For Felix, finding peace has always been about staying in motion—about running faster than his demons, and enjoying a small reprieve before they catch up. For Zed, peace is finding the center of the storm and sitting it out. Embracing stillness. Felix wants that. He’s determined to learn this meditation trick. He’d like to stop running. But sitting still isn’t as simple as it looks.

“Salute to the Sun” is set shortly after Skip Trace. I actually wrote it before we finished writing Skip Trace, as a Christmas gift for Jenn. In preparing to share it with our newsletter subscribers, I had to go back and edit in a few details such as nipple rings for Zed and mention their much needed therapy sessions!

I hope you enjoy this extra little episode with the guys.

Read Now | Download

For more short stories, extras, excerpts and previews of the Chaos Station series, visit our website: http://chaosstation.com

Right Here, Right Now

The practice of yoga is, essentially, the practice of breathing. In preparing to exercise, we first concentrate on our breath. Become mindful of it, use the stir of air through our lungs to feel out our body and expel anything problematic, whether thought or that niggle in the lower back. I have a lot of those. Niggles. As such, I find the beginning of practice difficult.

Part of it is the sitting. I’m…getting on…and sitting cross-legged is really only comfortable for toddlers and people with mechanical knees. My thighs hurt, my ankles feel as if they’re being crushed, my skin itches and my back…oh, my back. When my mind isn’t wandering among myriad hurts, it’s skipping and bouncing through plot problems, my to-do list, and what I want for lunch. And I’m supposed to be breathing. Finding those points of tension and loose thought, collecting them into a bundle of insignificant noise, let’s say a hum, and breathing them in and out.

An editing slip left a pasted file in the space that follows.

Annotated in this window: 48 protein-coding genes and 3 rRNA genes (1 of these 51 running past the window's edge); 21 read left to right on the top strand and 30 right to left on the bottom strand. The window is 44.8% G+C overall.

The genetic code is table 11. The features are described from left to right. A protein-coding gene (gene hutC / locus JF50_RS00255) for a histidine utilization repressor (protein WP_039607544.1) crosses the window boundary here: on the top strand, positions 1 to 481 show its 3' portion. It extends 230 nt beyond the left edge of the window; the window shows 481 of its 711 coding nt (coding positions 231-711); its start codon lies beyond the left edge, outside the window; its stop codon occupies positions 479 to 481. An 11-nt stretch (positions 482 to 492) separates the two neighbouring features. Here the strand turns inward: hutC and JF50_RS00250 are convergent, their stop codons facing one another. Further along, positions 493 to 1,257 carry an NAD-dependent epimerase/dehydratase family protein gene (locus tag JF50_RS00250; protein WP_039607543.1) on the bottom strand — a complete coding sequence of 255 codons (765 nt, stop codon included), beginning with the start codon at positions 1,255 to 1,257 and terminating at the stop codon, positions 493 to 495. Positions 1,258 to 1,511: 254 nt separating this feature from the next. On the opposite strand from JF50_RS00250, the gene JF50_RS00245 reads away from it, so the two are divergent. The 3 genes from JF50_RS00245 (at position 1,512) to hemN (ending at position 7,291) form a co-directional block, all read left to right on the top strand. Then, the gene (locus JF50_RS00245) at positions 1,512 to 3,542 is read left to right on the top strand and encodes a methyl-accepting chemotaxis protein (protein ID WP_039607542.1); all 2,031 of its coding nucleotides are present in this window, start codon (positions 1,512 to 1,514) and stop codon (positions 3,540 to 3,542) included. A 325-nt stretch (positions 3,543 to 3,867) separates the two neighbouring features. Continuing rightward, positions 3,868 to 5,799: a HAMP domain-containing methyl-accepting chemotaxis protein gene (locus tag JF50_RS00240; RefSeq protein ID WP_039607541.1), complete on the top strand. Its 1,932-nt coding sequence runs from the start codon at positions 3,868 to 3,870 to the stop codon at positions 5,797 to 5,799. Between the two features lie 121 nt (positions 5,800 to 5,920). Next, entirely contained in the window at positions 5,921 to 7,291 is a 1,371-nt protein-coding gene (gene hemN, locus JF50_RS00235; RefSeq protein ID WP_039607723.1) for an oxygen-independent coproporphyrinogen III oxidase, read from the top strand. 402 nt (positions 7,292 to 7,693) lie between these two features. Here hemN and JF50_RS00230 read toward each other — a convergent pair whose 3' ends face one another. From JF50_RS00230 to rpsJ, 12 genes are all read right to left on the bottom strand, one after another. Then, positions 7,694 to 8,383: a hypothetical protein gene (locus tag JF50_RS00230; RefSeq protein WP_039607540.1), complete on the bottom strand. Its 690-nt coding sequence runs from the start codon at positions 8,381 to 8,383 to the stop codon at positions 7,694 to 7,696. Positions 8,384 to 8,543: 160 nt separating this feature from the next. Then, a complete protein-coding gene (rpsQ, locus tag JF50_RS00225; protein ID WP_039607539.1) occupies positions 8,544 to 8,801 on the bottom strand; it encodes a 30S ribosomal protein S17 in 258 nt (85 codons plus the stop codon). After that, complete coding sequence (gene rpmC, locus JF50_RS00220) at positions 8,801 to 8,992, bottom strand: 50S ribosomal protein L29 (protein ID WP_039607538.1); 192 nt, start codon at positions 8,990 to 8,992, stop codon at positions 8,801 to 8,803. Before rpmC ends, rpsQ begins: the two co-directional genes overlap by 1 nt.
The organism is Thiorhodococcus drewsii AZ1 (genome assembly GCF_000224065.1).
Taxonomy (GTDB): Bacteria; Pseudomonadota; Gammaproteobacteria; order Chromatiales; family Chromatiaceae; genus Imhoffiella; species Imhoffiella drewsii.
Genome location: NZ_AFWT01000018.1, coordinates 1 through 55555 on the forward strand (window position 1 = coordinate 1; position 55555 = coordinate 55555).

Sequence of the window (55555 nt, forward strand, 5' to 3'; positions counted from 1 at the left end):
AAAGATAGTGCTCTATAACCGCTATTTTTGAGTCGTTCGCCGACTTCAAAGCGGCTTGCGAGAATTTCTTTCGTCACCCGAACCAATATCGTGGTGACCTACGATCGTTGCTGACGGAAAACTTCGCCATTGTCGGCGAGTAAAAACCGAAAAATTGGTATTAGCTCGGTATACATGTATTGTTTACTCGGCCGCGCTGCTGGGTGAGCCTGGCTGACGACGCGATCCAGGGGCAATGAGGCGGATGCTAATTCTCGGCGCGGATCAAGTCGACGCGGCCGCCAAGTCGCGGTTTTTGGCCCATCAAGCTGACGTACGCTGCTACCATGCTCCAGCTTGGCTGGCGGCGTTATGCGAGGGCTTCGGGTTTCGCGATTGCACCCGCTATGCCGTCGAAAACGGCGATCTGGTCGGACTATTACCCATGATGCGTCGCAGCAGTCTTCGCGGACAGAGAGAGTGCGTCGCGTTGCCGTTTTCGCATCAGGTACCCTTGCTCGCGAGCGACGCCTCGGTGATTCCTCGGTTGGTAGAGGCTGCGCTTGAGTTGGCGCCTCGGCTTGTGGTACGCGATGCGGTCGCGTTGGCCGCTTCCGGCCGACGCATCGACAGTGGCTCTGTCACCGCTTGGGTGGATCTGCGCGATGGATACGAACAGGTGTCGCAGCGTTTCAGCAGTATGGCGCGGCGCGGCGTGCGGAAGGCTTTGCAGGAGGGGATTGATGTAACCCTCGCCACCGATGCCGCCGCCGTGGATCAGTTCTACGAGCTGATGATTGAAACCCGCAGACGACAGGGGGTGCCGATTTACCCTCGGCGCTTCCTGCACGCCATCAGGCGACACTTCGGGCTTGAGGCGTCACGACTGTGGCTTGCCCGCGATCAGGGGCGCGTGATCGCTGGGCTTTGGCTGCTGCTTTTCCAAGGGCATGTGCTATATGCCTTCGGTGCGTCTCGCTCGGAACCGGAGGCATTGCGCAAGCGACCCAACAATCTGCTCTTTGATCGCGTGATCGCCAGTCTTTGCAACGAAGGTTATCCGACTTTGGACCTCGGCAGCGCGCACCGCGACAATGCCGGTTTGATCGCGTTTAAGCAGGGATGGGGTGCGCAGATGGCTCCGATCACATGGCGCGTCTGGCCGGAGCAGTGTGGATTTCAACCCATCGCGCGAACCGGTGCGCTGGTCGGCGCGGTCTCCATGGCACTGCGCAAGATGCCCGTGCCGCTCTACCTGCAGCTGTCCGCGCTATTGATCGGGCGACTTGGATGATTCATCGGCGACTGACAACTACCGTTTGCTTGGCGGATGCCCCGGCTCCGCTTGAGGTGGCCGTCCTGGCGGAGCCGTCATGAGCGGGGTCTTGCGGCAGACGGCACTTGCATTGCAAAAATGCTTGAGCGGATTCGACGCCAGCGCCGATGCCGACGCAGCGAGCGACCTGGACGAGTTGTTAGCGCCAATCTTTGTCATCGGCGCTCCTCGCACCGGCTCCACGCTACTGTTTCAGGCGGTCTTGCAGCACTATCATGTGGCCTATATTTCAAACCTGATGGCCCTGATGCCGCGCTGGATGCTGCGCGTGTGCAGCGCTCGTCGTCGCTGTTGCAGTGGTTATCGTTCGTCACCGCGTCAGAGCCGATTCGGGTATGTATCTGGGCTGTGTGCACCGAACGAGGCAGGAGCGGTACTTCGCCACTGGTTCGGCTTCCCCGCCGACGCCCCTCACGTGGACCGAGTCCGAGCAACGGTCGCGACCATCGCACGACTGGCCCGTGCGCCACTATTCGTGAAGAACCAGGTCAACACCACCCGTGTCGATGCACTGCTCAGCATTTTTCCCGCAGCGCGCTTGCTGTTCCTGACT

iStock_000015971554Small

It sounds hard and it is. It’s pretty rare that I get through the beginning meditation without switching position ten times and having to chase after my thoughts eleven or twelve times. But you know what? That’s why we call it practice. Also, the very act of trying is a meditation of a sort. Really, it is.

Once we’re on our feet we move through a series of more physical exercise, again using our breath to direct and power these motions. It’s ALL about the breath. In and out. Find that point of contention and breathe through it. I do much better at this part, even when I think something might snap, because I enjoy movement. I’m one of those people who finds it difficult to sit through a three hour film because, for the love of all the cheese in the universe, who can sit still for that long?